Test Drive: Honda CR-V

By Barbara & Bill Schaffer

In the world of compact sport utility vehicles, the Honda CR-V has been one of a handful of vehicles that have earned their place as icons of the category because they best fill the needs of the shoppers.? As we see it, the group would include smaller SUVs like the Toyota RAV-4, Subaru Forester, Ford Escape, Kia Sportage and perhaps a few others.? However, by the numbers, the previous generation CR-V was the bestselling compact SUV from 2007 through 2010, before the market got weird.

The CR-V leadership position came from class innovation, reasonable performance, good styling and an overall solid product.? To improve on those characteristics, the fourth generation, which started rolling into Honda dealerships recently, was challenged to show significant improvements in order to maintain its position in the pack.? That?s a tall order, especially with the advancements we?ve seen from many of the competitors.

For 2012, the CR-V designers have refined the styling to present a more sophisticated, grownup exterior look with more pronounced lines and better aerodynamics.? The redesign process left the CR-V looking larger, but by the numbers, it actually is slightly smaller on the outside, but a smidgeon larger on the inside.

The interior takes on some the same type of enhancements as the exterior.? For example, rather than a little console protruding from the dash, the new CR-V has an extended, more traditional console with more usable space.? There?s also a new 60/40 split rear seat that improves access to the cargo area.? The seatbacks now fold nearly flat into the front of the cargo area by using one of the small levers located near the tailgate or a pull-strap positioned on the seat side.

The audio system now hooks up with the Internet through a smart phone to offer a new level of connectivity, including a standard Pandora? radio interface and Bluetooth audio streaming. ?For those who insist on texting while they drive there is a MS text messaging feature that, when paired with a compatible phone, can read incoming texts aloud through the audio system.? The messages can then be answered with one of six factory preset text messages, which automatically respond with a text stating, ?Talk to you later, I?m driving?; ?I?m on my way?; ?I?m running late?; ?OK?; ?Yes?; or ?No?. The standard Bluetooth includes an easy to use hands-free calling function.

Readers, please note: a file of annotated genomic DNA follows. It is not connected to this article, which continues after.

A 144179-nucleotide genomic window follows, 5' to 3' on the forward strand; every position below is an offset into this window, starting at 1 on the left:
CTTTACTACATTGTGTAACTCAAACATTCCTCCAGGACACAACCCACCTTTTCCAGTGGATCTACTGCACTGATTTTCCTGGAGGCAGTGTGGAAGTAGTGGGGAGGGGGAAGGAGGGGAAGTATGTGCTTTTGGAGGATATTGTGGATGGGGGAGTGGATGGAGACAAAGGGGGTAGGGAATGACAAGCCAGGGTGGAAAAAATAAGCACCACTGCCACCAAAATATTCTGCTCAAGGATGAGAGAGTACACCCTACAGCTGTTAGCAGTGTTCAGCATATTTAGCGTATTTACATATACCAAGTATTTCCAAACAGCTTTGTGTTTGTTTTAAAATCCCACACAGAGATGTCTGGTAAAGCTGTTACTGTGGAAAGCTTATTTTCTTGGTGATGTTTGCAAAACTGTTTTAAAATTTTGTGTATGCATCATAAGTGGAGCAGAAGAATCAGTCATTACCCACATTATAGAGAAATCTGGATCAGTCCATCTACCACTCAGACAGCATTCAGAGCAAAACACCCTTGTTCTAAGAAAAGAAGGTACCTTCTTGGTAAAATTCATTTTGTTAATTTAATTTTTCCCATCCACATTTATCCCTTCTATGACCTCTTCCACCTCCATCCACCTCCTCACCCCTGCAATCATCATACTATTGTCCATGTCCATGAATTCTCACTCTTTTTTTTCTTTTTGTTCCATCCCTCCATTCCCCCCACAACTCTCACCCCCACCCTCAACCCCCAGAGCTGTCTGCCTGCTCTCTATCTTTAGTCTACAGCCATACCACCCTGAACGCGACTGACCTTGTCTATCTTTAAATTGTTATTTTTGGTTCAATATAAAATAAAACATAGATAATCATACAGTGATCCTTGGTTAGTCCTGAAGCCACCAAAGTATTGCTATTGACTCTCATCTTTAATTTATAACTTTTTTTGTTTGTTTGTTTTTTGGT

The new CR-V gets five more horsepower bumping the total to 185 from the 2.4-liter, i-VTEC DOHC four-cylinder engine.? The revised engine is also leaner, producing better fuel economy, which is now rated by the EPA at 22 mpg city and 31 mpg highway for front-wheel drive models and 22/30 for all-wheel drive versions.? The new model accelerates from 0 to 60 mph in 9.1 seconds.

We were a little disappointed to still see a five-speed automatic transmission in the latest CR-V.? Most competitors are using a six-speed automatic or a continuously variable transmission (CTV) which both produce better fuel economy and usually better performance.

Helping provide encouragement to drive frugally, the CR-V has an Eco Assist? that has illuminated colored arcs that show green when the driver is being efficient and white when you are not.? It also has an ECON mode, which changes several operating characteristics of the vehicle to enhance fuel efficiency. In that mode, the Drive-by-Wire throttle system provides a more gradual response.

The Honda CR-V is available in front-wheel drive, or a new Real Time AWD with Intelligent Control System.? The new AWD system sends power to the rear wheels, even before the front wheels start to spin, to provide better traction in low-grip driving conditions such as snow, rain and unpaved road surfaces.

The CR-V uses advanced MacPherson struts up front and a sophisticated rear multilink system.? The new Motion-Adaptive Electric Power Steering system feel is a little muted compared to the previous generation steering.

Safety engineers loaded the CR-V up with stability control, anti-lock brakes, brake assist, a full complement of airbags, an innovative passenger-side Occupant Position Detection System (OPDS) and a front seat design that helps reduce the severity of neck injury in the event of a rear collision.? New for 2012 is a Hill Start Assist system that keeps the vehicle from rolling backward when the driver moves his or her foot from the brake to the throttle.? It also has Honda?s Advanced Compatibility Engineering? front body structure that helps the body better absorb and disperse the energy of a frontal crash.

The CR-V has taken a leadership position in rear visibility technology with their new Multi-Information Display (MID).? Standard in all models, MID uses a backup camera that displays a rear view on a five-inch screen or the 6.5-inch screen on models equipped with the navigation system.? The camera can be toggled between a 130-degree view or 180?-degree rear view when the transmission is in reverse.? This allows the driver to see directly behind the vehicle or the area farther out.? The screen is also designed to indicate the amount of room needed to open the rear cargo door.

CR-V comes in three trim levels and with a choice of front- or all-wheel drive.? A nicely equipped LX base model has an MSRP of $23,105, including the destination charge and $1,250 more for the AWD.? The top model AWD EX-L starts at $29,105 and can go as high as $30,605 when equipped with the AWD, navigation system with voice recognition and FM Traffic.

The new CR-V is still one of the best of the compact sport utilities with styling, safety and technological enhancements, but we?d like to have seen more work done on the mechanical, performance and handling.?? With the strong competition in this category, leaders will have to push the envelope more to stay in the lead.